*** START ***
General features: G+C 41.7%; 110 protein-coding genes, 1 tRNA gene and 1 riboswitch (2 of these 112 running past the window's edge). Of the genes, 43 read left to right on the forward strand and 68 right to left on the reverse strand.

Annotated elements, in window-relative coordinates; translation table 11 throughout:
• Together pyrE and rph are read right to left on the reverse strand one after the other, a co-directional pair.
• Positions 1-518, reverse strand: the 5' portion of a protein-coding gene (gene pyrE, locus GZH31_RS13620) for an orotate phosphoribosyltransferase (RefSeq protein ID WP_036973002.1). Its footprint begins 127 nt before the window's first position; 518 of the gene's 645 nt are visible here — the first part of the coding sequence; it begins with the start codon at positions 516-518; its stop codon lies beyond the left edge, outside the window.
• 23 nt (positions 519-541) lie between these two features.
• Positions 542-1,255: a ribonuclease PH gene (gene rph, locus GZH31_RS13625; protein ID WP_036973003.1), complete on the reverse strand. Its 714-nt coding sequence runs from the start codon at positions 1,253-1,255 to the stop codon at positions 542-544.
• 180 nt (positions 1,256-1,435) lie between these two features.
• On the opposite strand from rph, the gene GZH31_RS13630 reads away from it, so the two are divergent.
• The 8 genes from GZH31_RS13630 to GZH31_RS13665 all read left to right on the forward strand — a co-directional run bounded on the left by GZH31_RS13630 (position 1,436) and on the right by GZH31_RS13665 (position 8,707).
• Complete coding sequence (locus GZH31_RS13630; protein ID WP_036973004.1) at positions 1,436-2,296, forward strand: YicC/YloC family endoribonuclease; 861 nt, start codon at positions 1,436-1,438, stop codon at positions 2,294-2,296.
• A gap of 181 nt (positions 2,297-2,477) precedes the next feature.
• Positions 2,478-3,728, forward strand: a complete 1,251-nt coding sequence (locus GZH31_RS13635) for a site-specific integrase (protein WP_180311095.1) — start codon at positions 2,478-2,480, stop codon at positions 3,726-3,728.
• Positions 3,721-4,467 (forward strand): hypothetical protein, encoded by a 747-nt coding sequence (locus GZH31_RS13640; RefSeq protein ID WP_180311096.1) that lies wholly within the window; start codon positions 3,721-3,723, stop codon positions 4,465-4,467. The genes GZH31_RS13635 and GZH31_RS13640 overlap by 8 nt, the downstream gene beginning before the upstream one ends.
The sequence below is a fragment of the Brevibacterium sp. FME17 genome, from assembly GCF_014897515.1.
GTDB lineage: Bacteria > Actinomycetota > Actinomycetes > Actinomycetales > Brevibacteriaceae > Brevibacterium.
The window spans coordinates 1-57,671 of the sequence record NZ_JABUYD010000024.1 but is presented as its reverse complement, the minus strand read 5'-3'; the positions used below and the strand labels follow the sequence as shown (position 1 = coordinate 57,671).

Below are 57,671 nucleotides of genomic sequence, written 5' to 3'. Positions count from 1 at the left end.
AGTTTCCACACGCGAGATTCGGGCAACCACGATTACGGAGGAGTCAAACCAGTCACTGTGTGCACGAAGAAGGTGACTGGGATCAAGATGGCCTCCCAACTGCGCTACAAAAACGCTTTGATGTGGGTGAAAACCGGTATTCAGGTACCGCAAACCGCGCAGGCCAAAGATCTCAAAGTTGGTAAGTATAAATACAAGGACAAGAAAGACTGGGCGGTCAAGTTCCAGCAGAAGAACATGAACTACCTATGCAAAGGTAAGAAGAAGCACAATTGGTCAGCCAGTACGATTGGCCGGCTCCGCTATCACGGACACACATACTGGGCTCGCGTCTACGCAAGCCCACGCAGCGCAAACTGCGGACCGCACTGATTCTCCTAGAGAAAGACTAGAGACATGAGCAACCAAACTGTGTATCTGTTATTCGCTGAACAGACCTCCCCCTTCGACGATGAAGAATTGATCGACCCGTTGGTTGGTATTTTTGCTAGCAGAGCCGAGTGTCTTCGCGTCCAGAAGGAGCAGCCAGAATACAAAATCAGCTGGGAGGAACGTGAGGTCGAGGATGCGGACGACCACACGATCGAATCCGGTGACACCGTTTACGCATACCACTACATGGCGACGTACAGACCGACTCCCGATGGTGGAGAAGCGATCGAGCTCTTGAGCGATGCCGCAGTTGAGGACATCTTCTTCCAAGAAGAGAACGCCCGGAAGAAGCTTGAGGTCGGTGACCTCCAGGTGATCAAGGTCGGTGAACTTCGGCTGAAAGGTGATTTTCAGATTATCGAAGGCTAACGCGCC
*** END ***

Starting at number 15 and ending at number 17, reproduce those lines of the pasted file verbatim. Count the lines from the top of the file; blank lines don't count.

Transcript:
GTDB lineage: Bacteria > Actinomycetota > Actinomycetes > Actinomycetales > Brevibacteriaceae > Brevibacterium.
The window spans coordinates 1-57,671 of the sequence record NZ_JABUYD010000024.1 but is presented as its reverse complement, the minus strand read 5'-3'; the positions used below and the strand labels follow the sequence as shown (position 1 = coordinate 57,671).

Below are 57,671 nucleotides of genomic sequence, written 5' to 3'. Positions count from 1 at the left end.